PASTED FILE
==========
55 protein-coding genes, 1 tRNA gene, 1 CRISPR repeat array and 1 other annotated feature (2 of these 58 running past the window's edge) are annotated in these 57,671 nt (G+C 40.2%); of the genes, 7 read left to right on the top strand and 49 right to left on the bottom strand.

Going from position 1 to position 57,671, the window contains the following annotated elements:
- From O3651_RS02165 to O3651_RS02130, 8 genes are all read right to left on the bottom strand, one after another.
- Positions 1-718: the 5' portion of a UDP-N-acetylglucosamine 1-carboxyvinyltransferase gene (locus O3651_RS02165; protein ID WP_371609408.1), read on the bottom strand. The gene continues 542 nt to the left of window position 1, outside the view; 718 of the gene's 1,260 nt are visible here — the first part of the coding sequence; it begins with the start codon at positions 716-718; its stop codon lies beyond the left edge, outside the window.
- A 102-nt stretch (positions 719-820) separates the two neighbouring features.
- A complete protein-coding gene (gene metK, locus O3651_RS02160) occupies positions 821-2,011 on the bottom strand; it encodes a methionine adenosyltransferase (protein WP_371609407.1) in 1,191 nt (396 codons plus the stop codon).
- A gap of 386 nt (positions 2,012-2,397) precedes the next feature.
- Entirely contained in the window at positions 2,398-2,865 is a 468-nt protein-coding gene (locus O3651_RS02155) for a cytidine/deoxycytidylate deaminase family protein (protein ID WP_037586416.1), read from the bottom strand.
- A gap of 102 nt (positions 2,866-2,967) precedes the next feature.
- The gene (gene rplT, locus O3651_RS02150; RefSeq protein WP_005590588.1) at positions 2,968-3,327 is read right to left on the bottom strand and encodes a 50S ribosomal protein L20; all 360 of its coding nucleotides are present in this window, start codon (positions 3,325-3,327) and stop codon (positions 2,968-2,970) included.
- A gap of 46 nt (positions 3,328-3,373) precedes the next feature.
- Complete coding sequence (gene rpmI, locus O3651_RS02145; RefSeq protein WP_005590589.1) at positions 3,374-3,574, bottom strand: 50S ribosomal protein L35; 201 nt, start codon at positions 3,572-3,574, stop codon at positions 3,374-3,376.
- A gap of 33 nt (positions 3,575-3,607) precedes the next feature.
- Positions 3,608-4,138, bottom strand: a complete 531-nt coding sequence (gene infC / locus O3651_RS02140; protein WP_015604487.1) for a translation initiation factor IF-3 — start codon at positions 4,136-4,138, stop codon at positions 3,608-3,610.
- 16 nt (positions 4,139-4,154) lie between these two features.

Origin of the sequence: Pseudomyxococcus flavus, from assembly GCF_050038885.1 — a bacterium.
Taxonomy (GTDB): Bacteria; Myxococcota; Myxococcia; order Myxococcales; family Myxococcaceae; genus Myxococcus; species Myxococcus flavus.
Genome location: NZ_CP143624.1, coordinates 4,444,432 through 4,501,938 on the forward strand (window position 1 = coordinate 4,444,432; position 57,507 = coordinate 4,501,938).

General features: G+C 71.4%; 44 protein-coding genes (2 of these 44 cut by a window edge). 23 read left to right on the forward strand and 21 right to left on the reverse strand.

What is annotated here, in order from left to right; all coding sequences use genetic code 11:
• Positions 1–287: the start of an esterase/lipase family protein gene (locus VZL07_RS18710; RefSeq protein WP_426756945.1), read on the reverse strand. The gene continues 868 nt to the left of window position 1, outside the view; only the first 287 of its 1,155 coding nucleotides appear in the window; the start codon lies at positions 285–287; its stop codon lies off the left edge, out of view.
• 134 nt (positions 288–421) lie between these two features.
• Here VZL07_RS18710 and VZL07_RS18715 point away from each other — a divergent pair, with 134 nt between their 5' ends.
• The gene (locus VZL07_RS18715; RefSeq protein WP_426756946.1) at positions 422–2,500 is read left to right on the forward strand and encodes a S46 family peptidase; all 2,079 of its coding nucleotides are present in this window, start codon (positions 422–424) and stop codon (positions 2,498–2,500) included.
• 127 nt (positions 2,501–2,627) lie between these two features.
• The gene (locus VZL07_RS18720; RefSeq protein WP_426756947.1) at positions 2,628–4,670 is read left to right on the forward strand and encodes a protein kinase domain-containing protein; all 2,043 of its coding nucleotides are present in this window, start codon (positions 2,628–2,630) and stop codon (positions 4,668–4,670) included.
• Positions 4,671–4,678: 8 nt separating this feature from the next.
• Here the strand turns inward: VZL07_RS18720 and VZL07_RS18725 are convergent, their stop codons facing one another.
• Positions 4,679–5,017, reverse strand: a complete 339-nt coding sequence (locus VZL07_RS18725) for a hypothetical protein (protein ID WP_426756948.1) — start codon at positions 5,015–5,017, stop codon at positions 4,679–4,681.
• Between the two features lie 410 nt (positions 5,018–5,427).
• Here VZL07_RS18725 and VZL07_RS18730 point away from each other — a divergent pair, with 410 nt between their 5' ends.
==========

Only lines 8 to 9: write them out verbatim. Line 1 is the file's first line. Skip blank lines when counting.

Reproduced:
- Entirely contained in the window at positions 2,398-2,865 is a 468-nt protein-coding gene (locus O3651_RS02155) for a cytidine/deoxycytidylate deaminase family protein (protein ID WP_037586416.1), read from the bottom strand.
- A gap of 102 nt (positions 2,866-2,967) precedes the next feature.